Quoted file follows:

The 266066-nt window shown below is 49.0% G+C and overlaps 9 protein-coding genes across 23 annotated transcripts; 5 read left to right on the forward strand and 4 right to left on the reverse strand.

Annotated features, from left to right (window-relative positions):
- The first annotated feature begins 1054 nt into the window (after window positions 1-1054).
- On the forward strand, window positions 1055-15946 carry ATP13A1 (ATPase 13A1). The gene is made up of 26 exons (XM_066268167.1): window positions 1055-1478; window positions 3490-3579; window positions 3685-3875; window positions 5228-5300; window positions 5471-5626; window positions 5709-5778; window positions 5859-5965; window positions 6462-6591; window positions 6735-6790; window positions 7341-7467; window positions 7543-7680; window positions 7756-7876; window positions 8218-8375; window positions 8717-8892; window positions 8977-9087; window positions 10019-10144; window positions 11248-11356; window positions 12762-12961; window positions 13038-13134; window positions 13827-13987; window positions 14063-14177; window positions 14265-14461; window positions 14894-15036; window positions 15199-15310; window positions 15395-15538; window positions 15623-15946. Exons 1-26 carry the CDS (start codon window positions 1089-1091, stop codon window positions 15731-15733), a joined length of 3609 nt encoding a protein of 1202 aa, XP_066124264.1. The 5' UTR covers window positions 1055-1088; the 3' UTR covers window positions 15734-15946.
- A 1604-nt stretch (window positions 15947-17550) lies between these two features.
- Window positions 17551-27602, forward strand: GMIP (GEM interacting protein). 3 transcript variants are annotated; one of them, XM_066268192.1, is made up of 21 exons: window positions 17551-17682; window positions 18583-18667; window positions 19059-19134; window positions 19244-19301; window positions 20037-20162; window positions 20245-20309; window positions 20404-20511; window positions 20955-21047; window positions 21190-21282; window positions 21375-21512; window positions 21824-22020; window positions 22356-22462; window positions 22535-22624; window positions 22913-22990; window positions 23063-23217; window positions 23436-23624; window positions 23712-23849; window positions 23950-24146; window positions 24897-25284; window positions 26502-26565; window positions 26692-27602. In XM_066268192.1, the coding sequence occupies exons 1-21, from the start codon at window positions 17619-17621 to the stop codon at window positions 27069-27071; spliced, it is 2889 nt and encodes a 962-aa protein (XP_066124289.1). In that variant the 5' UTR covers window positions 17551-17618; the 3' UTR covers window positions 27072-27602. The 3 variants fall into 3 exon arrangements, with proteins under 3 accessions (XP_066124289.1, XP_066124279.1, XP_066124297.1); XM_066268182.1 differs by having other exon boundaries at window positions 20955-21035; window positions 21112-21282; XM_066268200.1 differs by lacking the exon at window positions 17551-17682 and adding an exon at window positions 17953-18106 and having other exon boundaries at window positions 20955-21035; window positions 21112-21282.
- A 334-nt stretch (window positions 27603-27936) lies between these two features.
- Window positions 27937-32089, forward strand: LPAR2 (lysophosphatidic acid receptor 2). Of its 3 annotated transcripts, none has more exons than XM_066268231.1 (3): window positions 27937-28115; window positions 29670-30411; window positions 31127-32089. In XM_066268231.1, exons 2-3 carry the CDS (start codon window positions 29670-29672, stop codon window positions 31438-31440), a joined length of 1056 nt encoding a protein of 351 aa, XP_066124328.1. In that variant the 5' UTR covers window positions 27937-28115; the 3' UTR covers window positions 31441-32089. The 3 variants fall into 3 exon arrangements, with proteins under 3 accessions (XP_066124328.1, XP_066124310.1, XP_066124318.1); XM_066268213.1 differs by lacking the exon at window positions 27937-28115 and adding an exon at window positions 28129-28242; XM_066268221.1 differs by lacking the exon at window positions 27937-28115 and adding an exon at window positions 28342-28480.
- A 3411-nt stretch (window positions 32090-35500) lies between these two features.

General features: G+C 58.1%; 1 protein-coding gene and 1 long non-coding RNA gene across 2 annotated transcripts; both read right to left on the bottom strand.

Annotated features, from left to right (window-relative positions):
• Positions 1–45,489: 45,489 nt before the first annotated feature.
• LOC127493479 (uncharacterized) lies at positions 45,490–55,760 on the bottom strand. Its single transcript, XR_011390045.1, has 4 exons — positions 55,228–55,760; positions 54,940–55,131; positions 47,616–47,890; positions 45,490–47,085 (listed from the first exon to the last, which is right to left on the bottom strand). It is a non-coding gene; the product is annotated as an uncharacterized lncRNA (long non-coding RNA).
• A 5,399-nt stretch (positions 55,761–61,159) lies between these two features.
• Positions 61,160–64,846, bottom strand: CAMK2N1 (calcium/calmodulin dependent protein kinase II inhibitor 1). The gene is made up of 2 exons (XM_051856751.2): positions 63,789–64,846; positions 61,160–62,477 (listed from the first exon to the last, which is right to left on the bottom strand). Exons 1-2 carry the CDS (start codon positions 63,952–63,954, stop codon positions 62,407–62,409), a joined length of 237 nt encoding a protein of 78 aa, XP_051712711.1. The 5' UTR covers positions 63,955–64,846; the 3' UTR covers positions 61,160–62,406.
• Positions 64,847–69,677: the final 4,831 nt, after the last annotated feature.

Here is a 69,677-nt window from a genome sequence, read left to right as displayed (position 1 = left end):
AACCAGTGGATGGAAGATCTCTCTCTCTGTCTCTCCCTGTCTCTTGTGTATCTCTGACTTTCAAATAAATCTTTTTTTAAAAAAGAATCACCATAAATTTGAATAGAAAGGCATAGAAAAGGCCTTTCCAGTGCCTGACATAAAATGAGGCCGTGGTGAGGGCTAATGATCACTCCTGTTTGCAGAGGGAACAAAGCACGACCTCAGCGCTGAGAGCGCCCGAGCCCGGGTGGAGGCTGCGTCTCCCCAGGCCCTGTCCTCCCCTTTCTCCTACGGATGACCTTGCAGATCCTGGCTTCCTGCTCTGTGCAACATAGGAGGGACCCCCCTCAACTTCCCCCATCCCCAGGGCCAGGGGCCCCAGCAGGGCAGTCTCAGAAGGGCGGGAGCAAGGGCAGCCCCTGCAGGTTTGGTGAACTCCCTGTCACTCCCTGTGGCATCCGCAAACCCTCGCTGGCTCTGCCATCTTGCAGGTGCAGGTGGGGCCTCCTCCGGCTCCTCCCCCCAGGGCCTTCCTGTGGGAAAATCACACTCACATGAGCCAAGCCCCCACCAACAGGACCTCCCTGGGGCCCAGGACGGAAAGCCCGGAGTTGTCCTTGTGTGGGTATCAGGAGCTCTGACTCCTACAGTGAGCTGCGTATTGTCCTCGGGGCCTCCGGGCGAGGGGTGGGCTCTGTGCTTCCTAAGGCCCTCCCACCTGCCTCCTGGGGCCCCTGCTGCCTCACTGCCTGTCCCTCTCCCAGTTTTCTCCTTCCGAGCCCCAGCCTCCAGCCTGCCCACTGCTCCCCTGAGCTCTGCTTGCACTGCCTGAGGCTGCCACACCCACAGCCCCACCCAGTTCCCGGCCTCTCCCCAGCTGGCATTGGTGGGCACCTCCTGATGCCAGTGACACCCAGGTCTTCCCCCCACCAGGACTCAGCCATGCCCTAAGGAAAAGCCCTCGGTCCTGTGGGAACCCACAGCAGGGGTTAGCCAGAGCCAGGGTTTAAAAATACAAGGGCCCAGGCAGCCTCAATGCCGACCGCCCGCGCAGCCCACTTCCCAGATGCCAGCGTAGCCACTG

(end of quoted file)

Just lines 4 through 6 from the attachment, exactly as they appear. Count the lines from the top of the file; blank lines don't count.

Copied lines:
- On the forward strand, window positions 1055-15946 carry ATP13A1 (ATPase 13A1). The gene is made up of 26 exons (XM_066268167.1): window positions 1055-1478; window positions 3490-3579; window positions 3685-3875; window positions 5228-5300; window positions 5471-5626; window positions 5709-5778; window positions 5859-5965; window positions 6462-6591; window positions 6735-6790; window positions 7341-7467; window positions 7543-7680; window positions 7756-7876; window positions 8218-8375; window positions 8717-8892; window positions 8977-9087; window positions 10019-10144; window positions 11248-11356; window positions 12762-12961; window positions 13038-13134; window positions 13827-13987; window positions 14063-14177; window positions 14265-14461; window positions 14894-15036; window positions 15199-15310; window positions 15395-15538; window positions 15623-15946. Exons 1-26 carry the CDS (start codon window positions 1089-1091, stop codon window positions 15731-15733), a joined length of 3609 nt encoding a protein of 1202 aa, XP_066124264.1. The 5' UTR covers window positions 1055-1088; the 3' UTR covers window positions 15734-15946.
- A 1604-nt stretch (window positions 15947-17550) lies between these two features.
- Window positions 17551-27602, forward strand: GMIP (GEM interacting protein). 3 transcript variants are annotated; one of them, XM_066268192.1, is made up of 21 exons: window positions 17551-17682; window positions 18583-18667; window positions 19059-19134; window positions 19244-19301; window positions 20037-20162; window positions 20245-20309; window positions 20404-20511; window positions 20955-21047; window positions 21190-21282; window positions 21375-21512; window positions 21824-22020; window positions 22356-22462; window positions 22535-22624; window positions 22913-22990; window positions 23063-23217; window positions 23436-23624; window positions 23712-23849; window positions 23950-24146; window positions 24897-25284; window positions 26502-26565; window positions 26692-27602. In XM_066268192.1, the coding sequence occupies exons 1-21, from the start codon at window positions 17619-17621 to the stop codon at window positions 27069-27071; spliced, it is 2889 nt and encodes a 962-aa protein (XP_066124289.1). In that variant the 5' UTR covers window positions 17551-17618; the 3' UTR covers window positions 27072-27602. The 3 variants fall into 3 exon arrangements, with proteins under 3 accessions (XP_066124289.1, XP_066124279.1, XP_066124297.1); XM_066268182.1 differs by having other exon boundaries at window positions 20955-21035; window positions 21112-21282; XM_066268200.1 differs by lacking the exon at window positions 17551-17682 and adding an exon at window positions 17953-18106 and having other exon boundaries at window positions 20955-21035; window positions 21112-21282.